It’s Cinderella time for North Vancouver as house prices shoot up

Under: Market statistics, Real Estate News


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Written on February 2nd, 2015



North Vancouver has always seemed like a sanctuary for those fed up with Vancouver’s preoccupation with newer, bigger, more expensive housing.

While Vancouver seems to be on a mission to tear itself down and start over again, North Vancouver, with its ranchers and split levels, has always felt like a trip back in time. It’s the place where you can live in a small house on a big lot and not lose sleep over the size of your mortgage. And it’s within walking distance of some of the best schools, ski hills and mountain biking trails.

Of course, it was a matter of time before the lust for big new houses reached the north shore, and judging from the numbers, that time is now. The median price of a single family home in North Vancouver shot up to $1,042,600 by the end of last year. That’s almost a 10-per-cent increase in one year and a 21-per-cent increase in five years, according to the Real Estate Board of Greater Vancouver. And it may be January, but buyers are out in full force, looking to snap up deals priced under that amount.

“It’s absolutely crazy,” says Shelley Williams, who’s been a real estate agent on the North Shore for 14 years. “Houses are going quickly. If it is in your price range and your area, you’d better get in there because it’s all moving so quickly.”

The hot spot is Lynn Valley, where old houses on big lots are being snapped up over asking. This month, a house at 3035 Chaucer Ave. was listed for $975,000 and sold for $1.06-million. The 47-year-old, 2,100-square-foot house with a gazebo, mature trees and mountain view sits on a 57-by-167-foot lot. A house at 1836 Burrill Ave. was listed at $788,000 and sold this week for $850,000. The 2,030-square-foot house sits in a quiet cul-de-sac on a 33-by-120-foot lot.

Ms. Williams has a client who has been trying to get into the market for three years. But when they arrived for the first viewing at the Burrill house, the competition was already fierce.

“You could barely get in the door because of all the shoes,” Ms. Wiliams says.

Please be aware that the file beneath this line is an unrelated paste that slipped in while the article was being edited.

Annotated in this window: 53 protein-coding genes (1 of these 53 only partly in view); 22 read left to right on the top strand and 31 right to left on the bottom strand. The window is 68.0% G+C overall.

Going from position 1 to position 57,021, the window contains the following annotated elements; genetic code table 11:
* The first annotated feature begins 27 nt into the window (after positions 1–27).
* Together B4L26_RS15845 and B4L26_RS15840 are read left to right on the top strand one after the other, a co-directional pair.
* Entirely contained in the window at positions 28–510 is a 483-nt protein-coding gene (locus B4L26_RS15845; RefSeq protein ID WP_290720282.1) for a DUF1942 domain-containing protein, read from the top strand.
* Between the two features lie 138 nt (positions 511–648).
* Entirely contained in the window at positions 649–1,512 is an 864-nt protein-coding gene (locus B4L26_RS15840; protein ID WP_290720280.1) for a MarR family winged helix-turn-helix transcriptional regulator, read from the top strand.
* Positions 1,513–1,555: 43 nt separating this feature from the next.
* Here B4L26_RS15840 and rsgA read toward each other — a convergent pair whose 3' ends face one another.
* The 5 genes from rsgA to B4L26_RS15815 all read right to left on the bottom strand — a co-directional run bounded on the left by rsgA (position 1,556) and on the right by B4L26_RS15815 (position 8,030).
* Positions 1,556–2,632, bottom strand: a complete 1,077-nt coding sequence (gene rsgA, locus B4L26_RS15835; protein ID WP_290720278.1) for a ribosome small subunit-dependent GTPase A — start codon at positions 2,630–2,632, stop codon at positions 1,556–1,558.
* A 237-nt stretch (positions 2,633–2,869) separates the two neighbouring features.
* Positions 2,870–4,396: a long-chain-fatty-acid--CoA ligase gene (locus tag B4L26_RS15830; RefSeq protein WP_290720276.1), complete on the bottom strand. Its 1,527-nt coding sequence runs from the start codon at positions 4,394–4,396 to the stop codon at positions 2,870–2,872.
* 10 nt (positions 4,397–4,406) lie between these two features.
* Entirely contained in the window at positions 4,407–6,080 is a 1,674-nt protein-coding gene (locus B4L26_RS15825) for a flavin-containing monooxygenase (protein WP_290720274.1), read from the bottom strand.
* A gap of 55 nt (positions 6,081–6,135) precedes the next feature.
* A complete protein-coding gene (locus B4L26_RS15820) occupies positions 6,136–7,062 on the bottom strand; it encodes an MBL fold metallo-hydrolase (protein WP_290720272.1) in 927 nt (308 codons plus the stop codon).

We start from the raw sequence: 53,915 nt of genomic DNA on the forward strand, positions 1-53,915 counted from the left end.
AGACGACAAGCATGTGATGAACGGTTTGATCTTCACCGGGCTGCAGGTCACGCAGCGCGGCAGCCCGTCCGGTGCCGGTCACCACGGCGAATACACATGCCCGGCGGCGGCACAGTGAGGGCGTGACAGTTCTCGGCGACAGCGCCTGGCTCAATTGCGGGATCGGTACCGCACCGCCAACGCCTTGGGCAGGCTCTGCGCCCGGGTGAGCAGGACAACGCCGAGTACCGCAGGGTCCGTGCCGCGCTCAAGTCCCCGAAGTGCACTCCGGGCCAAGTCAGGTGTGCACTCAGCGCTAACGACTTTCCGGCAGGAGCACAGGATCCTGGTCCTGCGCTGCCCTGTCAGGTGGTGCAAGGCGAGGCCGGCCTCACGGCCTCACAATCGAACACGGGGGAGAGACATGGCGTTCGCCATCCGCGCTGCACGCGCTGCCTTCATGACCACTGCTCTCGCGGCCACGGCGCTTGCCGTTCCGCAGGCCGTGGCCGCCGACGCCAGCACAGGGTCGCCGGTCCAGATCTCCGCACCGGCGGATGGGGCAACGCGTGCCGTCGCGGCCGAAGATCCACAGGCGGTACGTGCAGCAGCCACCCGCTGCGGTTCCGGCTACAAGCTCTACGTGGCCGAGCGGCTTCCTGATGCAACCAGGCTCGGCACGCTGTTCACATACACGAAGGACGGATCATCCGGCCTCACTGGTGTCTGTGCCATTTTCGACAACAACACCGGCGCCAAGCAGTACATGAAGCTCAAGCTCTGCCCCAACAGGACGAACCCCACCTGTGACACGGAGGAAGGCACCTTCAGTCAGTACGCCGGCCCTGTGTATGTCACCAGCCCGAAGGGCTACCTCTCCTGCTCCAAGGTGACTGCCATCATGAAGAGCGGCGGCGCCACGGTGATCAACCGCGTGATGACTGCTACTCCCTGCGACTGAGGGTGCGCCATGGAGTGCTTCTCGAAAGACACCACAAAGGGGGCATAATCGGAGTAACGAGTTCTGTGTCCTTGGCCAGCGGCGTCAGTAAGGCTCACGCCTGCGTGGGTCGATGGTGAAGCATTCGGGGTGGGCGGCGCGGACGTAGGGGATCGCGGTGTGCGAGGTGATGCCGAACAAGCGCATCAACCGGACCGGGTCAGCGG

As it turned out, the floor plan wouldn’t have worked for the client anyway. But with a budget less than $800,000, she couldn’t have competed if it had been the perfect house.

“I think that what’s happened [is] there are more bidding wars because there’s a lot less at the low end of the market,” says client Laurie, who preferred not to give her last name.

Laurie is a single mom with a small daughter and a dog. She’s lived in North Vancouver for many years. When she and her husband separated three years ago, the market worked to their advantage because they sold their Lynn Valley home above asking. Now that she’s looking to buy back into the market, she’s feeling shut out. She wants to live in a house because she is a capable renovator and she could use part of the house as a revenue stream. She’s on the search for an old fixer-upper with two bedrooms up, something that has been lovingly maintained by an older couple that is looking to downsize. But those sweet old houses are now demolition bait for young families looking to upsize.

“A lot of these houses on the lower end of the market are being torn down and monsters are going up. That’s been happening a lot, especially with the houses I’ve had my eyes on. It’s gotten worse in the last year or two, and it’s frustrating. They are perfectly good houses. And this [activity] is pricing people out of the market.”

The buyers who did nab the Burrill house knew that there were eight other offers and they’d have to go in with a strong bid. They offered $850,000 and an hour later their offer had been accepted.

They, too, had missed out on several other deals after more than a year of searching.

“It’s tough on the North Shore to find a house under $1-million,” says Jenn Zacks, who sounded elated with the purchase, and relieved that the pressure was off. “It was a long time coming for us. We went in with no subjects. Knowing that so many other people wanted it, and it’s a great property, and the location is great, we gave everything we could.”

Ms. Zacks has lived on the North Shore her whole life and was determined to buy her first home there. But she and her fiancé, Pete, were getting dejected at the selection. Inventory is low in North Vancouver, which is why good houses are going for over asking.

“Everything else we looked at were tear-down dumps. People wanted close to $2-million for something that needed a complete renovation top to bottom. There’s no way we could afford that,” she says.

“Good friends of mine bought in Lynn Valley five or six years ago and the houses then were going for $500,000, on giant lots. Even in the last two years it’s gone up substantially.”

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